The U.S. general economic growth rate of 3.2 percent in the first quarter of 2019 is good news, but beneath that statistic there are reasons for concern, the American Farm Bureau Federation’s Market Intel service said.
“Personal expenditures have now been declining for the last three quarters,” Bob Young, former Farm Bureau chief economist, wrote in an analysis for Market Intel. “There has been only one quarter since 2015 with lower growth in consumer spending than the first quarter of 2019, and that was the first quarter of 2018. Is this a new annual pattern, or is this year-long trend of declining growth in consumer spending a darker sign?” Young wrote.
While the GDP number was over 3%, personal consumption added only 0.82% to GDP growth. A dive below the surface here is also revealing. These expenditures divide into goods and services, with goods split between durable and nondurable products. Overall spending on goods contracted to the point that it reduced the GDP by 0.14%. Durable goods were a 0.4%, or $23 billion (real), drag on the GDP, with motor vehicles and parts sliding 0.5%, or $26 billion (real), from the last quarter of 2018. Nondurable goods contributed 0.2% to the overall growth. The services sector, on the other hand, showed a 1% contribution to GDP growth. Health care services are a driving juggernaut in employment growth, and that carries through in GDP numbers. Health care services alone contributed 0.4% growth in GDP. Converting these percentages into real money, spending on health care expenses went up $21 billion on an annualized basis in the first quarter of 2019. This was the largest single category growth in all consumer spending.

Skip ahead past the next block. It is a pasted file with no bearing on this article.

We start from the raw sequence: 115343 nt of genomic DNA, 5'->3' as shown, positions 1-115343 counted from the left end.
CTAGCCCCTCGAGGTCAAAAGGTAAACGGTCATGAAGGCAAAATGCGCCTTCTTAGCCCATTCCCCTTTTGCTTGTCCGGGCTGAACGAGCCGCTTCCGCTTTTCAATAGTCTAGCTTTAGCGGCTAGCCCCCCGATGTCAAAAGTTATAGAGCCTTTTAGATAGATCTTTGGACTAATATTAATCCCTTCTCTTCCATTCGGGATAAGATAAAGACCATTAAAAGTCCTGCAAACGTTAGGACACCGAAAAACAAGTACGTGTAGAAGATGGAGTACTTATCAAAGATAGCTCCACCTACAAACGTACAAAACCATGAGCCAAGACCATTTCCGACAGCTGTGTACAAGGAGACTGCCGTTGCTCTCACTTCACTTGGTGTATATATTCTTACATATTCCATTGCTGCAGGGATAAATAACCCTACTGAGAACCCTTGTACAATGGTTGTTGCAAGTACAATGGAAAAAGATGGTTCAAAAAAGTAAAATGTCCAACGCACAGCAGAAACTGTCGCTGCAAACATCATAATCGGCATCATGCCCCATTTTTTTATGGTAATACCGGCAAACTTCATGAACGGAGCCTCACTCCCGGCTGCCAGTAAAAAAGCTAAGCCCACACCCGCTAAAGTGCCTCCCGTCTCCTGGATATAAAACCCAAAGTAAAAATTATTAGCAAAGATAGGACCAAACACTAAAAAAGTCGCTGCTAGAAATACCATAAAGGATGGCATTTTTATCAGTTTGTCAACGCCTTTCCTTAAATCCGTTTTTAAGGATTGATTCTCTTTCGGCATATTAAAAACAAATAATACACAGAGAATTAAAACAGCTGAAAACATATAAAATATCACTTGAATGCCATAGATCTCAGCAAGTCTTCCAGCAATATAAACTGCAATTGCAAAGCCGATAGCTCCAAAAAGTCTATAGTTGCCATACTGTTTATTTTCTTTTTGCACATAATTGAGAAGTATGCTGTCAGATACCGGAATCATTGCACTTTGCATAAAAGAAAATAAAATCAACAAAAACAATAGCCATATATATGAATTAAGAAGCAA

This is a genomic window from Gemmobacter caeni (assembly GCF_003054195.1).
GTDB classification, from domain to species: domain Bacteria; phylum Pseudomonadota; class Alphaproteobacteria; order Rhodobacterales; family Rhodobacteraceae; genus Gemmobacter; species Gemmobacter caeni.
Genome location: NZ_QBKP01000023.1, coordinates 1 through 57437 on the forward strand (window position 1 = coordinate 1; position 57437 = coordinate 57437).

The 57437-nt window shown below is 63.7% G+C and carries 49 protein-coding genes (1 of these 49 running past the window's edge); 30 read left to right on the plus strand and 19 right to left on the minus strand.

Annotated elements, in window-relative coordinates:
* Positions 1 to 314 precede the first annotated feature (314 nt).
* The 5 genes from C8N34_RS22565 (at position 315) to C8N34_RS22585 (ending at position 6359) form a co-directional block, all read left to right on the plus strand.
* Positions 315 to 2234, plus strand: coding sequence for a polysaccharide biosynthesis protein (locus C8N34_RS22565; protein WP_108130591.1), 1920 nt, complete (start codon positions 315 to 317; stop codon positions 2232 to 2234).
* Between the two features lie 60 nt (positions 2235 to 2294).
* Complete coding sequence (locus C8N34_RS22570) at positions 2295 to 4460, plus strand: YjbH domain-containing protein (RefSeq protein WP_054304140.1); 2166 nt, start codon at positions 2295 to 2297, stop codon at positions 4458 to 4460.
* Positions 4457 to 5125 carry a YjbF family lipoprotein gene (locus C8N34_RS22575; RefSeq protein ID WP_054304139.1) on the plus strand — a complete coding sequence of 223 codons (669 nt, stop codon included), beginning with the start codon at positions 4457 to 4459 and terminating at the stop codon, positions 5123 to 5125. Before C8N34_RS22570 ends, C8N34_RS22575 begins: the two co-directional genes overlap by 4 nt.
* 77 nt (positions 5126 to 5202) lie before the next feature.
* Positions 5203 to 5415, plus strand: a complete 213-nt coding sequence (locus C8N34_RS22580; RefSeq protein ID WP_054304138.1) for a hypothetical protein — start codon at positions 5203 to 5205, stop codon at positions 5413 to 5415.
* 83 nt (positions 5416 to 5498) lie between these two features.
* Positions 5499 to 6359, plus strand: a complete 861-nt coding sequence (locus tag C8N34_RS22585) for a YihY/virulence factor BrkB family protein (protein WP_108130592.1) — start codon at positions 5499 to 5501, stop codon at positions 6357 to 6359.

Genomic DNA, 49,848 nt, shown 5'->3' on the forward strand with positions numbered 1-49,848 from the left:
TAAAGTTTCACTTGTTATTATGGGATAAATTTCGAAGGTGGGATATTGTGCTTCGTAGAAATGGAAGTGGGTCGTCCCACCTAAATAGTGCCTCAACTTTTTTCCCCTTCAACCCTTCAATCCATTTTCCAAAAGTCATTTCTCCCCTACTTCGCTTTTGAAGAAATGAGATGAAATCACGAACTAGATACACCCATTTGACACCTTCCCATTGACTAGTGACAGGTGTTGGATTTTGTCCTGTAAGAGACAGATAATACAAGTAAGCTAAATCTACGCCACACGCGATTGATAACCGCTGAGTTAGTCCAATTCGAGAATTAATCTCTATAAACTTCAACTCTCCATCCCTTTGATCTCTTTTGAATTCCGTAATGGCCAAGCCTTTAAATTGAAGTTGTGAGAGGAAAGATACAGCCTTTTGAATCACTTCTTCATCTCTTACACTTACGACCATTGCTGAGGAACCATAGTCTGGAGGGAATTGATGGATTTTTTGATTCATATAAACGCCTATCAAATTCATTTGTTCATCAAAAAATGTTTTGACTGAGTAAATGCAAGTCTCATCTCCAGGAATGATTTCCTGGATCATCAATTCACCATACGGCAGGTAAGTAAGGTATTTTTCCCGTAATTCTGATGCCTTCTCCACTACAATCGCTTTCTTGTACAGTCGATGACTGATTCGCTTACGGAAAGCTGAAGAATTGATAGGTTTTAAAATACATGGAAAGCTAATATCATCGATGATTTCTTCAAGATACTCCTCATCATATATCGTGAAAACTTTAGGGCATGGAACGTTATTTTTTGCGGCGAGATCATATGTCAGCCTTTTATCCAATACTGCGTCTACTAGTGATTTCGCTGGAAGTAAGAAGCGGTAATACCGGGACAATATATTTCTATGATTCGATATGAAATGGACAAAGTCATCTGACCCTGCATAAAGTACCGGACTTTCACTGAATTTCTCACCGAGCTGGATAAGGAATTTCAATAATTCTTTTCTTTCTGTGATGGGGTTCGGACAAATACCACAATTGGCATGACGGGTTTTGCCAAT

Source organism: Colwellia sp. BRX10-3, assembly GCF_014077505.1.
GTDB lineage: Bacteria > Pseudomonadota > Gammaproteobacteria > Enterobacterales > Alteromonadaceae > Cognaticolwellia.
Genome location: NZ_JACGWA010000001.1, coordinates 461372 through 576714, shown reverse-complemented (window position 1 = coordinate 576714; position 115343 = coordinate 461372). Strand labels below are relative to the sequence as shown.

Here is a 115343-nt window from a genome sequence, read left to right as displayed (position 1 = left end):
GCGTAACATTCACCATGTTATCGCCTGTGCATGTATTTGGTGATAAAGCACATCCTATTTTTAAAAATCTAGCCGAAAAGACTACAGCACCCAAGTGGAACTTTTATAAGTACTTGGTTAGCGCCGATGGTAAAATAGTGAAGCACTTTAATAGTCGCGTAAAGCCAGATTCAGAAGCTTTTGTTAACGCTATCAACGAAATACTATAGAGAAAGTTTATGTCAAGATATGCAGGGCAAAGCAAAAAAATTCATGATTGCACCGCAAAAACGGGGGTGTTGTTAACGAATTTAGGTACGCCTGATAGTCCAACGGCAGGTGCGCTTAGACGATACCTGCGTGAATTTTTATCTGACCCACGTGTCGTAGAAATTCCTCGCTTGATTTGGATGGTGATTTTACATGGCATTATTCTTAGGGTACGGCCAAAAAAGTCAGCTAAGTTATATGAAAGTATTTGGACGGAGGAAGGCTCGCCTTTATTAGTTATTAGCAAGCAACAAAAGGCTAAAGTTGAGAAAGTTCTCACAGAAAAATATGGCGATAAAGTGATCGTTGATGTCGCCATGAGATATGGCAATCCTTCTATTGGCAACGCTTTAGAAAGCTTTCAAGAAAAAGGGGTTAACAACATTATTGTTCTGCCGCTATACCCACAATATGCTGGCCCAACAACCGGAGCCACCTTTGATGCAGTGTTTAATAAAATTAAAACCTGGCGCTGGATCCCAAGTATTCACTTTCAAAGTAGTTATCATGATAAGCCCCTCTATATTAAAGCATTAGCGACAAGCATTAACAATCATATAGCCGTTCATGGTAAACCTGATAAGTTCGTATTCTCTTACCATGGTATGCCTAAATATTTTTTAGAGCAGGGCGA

In addition, Young wrote, “The investment figures are also worrisome. With the biggest contributor to the growth of that component coming from inventory build, weakness is showing in a second component of core GDP.”
Jerry Hagstrom can be reached at email@example.com
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